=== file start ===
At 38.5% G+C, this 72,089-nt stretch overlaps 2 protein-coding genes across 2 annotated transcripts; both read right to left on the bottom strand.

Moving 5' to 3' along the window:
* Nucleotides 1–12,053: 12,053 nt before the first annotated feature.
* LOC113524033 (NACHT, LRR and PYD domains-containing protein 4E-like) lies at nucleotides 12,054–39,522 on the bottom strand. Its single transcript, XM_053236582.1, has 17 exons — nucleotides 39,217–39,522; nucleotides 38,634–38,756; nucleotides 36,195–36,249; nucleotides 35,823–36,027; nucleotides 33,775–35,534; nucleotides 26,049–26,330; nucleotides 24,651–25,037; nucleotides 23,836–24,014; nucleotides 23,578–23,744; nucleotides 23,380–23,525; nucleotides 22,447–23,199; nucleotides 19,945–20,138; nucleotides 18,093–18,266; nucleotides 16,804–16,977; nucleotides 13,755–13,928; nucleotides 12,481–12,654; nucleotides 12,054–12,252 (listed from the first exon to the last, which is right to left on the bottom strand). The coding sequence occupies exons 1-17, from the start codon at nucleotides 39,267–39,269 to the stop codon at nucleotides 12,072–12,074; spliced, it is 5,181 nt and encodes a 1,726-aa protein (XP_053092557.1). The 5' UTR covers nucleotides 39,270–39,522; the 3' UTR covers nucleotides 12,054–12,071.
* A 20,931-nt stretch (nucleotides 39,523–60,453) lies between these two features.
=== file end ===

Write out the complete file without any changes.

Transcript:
At 38.5% G+C, this 72,089-nt stretch overlaps 2 protein-coding genes across 2 annotated transcripts; both read right to left on the bottom strand.

Moving 5' to 3' along the window:
* Nucleotides 1–12,053: 12,053 nt before the first annotated feature.
* LOC113524033 (NACHT, LRR and PYD domains-containing protein 4E-like) lies at nucleotides 12,054–39,522 on the bottom strand. Its single transcript, XM_053236582.1, has 17 exons — nucleotides 39,217–39,522; nucleotides 38,634–38,756; nucleotides 36,195–36,249; nucleotides 35,823–36,027; nucleotides 33,775–35,534; nucleotides 26,049–26,330; nucleotides 24,651–25,037; nucleotides 23,836–24,014; nucleotides 23,578–23,744; nucleotides 23,380–23,525; nucleotides 22,447–23,199; nucleotides 19,945–20,138; nucleotides 18,093–18,266; nucleotides 16,804–16,977; nucleotides 13,755–13,928; nucleotides 12,481–12,654; nucleotides 12,054–12,252 (listed from the first exon to the last, which is right to left on the bottom strand). The coding sequence occupies exons 1-17, from the start codon at nucleotides 39,267–39,269 to the stop codon at nucleotides 12,072–12,074; spliced, it is 5,181 nt and encodes a 1,726-aa protein (XP_053092557.1). The 5' UTR covers nucleotides 39,270–39,522; the 3' UTR covers nucleotides 12,054–12,071.
* A 20,931-nt stretch (nucleotides 39,523–60,453) lies between these two features.